It appears that next year I won't be teaching any first-year composition classes at UNH, which will put on hold an experiment I began this past term with FYC. (I'm teaching Literary Analysis this fall and probably a survey course in the spring.) I'll record here some thoughts on that experiment, both for my own future use and in case they are of use or interest to anyone else...
First, I should note the structure of the first-year writing classes at UNH requires teachers to assign 3 essays (an analytical essay, research essay, and personal essay) and take students through a process of drafting and revising each of those essays. Beyond that, for the most part, teachers are free to design their classes as they choose. (Graduate instructors such as I follow a more prescribed syllabus for our first term, after which we are as free as any other instructor.)
In my first term, I taught the course in the most straightforward, familiar way, and did not give it any sort of theme. The goal of the course is to teach skills more than content, as much as the two can be separated, and I wanted to see what would happen if I gave the students a lot of leeway in what they wrote their papers about. I should have known better. (Seriously, the first thing I ever published about teaching was a reflection for English Journal on my first year of teaching, and the basic message of it was: the blank slate is death! But I am incapable of learning from past experience, it seems...) The students wrote pretty flat, boring, stilted essays where they attempted rhetorical analysis, they wrote slightly better but mostly not particularly exciting research essays, and they wrote some really interesting personal essays. I found assessing and responding to their writing, even some of the best writing, challenging though because it was all over the place in its purposes and audiences, and my conferences and draft responses to students who wrote about subjects I knew something about were, I thought, pretty different from my responses to students who wrote about things I knew little or nothing about.
As a graduate instructor, I was required to take a course in Teaching College Composition, and for the final research project, I investigated the use of film analysis in FYC classes (we had to make a Weebly site as part of the course, and I found it a convenient place to park my research). I started out skeptical of the value of film analysis in a comp course, but ended up liking the idea quite a bit, and decided to try an experiment the next term: How little could I change the basic syllabus and yet give the course a film/media/pop culture theme?
The result was this syllabus. I tried to change as little of the structure and language of my first term as I could, because I really wanted to see if I could stick closely to the skill-based concept of the course while also giving it more focus.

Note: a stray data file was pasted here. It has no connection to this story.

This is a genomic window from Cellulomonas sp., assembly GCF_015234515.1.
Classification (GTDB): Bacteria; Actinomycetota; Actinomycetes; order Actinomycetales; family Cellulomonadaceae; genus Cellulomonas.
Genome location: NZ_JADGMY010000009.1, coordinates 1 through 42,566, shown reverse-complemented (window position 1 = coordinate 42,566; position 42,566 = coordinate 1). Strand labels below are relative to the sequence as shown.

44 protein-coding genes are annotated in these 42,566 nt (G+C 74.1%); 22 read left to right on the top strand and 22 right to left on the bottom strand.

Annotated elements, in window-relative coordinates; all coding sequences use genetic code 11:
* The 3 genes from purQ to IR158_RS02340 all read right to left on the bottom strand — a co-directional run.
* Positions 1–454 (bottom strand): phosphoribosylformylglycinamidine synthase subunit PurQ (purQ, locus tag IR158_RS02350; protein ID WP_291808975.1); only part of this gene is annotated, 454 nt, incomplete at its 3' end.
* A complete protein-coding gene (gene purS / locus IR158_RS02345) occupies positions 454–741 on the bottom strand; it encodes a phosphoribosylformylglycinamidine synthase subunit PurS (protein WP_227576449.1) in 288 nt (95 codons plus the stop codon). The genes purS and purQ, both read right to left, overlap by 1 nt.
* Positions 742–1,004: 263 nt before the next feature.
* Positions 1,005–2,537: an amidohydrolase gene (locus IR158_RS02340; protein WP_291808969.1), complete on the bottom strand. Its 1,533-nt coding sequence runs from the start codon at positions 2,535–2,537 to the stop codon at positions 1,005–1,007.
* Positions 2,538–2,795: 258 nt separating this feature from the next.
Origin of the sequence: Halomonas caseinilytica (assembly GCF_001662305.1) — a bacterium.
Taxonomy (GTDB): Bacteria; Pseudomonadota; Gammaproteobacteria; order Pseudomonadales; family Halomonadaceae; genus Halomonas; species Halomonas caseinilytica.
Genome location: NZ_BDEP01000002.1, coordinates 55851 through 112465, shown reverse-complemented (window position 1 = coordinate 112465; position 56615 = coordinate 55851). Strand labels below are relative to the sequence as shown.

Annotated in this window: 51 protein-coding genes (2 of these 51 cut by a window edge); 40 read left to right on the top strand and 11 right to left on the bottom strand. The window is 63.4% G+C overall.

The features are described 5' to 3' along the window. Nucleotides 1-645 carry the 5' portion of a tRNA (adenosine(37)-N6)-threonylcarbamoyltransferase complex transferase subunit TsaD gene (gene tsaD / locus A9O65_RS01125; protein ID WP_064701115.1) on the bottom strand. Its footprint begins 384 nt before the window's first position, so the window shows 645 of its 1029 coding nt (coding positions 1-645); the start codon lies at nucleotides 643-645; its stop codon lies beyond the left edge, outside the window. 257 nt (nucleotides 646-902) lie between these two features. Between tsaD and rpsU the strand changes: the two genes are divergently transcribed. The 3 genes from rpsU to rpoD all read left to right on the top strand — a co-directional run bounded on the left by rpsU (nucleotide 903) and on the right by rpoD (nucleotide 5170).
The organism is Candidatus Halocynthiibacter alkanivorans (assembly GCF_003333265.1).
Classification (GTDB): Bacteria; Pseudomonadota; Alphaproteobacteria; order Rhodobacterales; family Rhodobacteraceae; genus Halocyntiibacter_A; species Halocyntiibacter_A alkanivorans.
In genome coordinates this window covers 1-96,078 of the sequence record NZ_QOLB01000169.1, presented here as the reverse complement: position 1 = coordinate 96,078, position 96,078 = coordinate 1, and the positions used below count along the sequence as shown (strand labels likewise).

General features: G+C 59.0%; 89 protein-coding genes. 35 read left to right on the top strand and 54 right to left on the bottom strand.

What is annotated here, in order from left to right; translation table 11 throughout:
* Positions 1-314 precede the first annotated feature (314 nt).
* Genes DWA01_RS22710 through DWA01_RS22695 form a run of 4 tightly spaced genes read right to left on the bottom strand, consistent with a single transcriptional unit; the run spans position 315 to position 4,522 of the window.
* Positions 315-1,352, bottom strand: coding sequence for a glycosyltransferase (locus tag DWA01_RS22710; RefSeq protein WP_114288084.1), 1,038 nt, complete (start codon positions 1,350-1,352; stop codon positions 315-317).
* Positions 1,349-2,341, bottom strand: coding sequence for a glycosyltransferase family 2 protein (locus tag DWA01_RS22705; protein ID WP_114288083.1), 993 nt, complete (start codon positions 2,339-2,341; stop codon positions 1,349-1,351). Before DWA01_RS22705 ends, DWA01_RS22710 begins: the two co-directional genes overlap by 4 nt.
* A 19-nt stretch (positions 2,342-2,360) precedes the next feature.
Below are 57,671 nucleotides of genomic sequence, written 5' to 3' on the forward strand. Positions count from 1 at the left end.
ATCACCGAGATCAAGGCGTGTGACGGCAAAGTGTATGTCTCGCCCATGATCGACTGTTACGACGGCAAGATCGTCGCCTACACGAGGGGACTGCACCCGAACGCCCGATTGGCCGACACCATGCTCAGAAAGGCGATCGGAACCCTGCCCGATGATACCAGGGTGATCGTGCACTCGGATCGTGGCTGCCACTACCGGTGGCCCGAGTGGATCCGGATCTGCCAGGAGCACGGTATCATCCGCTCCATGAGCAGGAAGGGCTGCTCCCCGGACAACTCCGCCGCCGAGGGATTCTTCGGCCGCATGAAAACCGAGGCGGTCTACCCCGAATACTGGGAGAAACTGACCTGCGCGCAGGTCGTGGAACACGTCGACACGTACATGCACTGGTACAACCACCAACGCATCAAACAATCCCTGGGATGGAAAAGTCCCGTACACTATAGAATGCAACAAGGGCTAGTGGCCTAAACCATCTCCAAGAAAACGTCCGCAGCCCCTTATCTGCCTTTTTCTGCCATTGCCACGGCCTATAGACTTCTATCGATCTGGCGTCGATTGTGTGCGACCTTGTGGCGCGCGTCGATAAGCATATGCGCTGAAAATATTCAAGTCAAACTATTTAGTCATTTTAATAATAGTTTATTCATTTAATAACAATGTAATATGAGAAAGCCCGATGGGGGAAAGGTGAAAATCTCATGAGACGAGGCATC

The results were mixed. The most successful parts of the course were the ones that were most completely redesigned. Indeed, I had put most of my energy into reconceiving the analysis essay as an analysis of a single film scene, and it went from being the worst assignment in the course to the best. The research papers were worse this term and the personal essays were roughly the same, perhaps a bit weaker, though that may have been the result of the different mix of students (second term comp is very different from first term: a lot of people taking the course in the second term are ones who actively avoided it before).
I was impressed with the overall quality of work in the scene analyses (the guidelines are on the syllabus under "Essay #1: Analysis of a Film Scene"), despite many students struggling with it in their first draft. They mostly struggled against the strict definition of a film scene, because they couldn't imagine how they could analyze such a small thing. That's one of the reasons the assignment worked so well: it pushed them into the position of having no choice but to do close analysis, and they learned a lot by working through their frustration. We spent a class talking about how to use images from the films as evidence within the analysis, and how that can often give us new ideas about what to analyze. This turned out to be a valuable technique for many of the students. The final drafts were, on the whole, specific, focused, and thoughtful.
The research papers ended up being disappointing, especially following the triumph of the analytical essays. Though the students did a great job focusing their scene analyses, they weren't able to transfer what they had learned about specificity and focus to the research essays, and I'd put too much faith in their ability to do this. Despite my telling them over and over again that their topics were too broad, only a couple of students were able to find appropriately narrow topics. I liked using The Craft of Research as a guide to the unit — it's clear and practical, with lots of step-by-step guidelines, and the students found it useful overall, I think, but even following its guidelines, they weren't able to get their topics narrow enough to be able to write papers that weren't full of vagueness, generality, and ridiculously banal statements.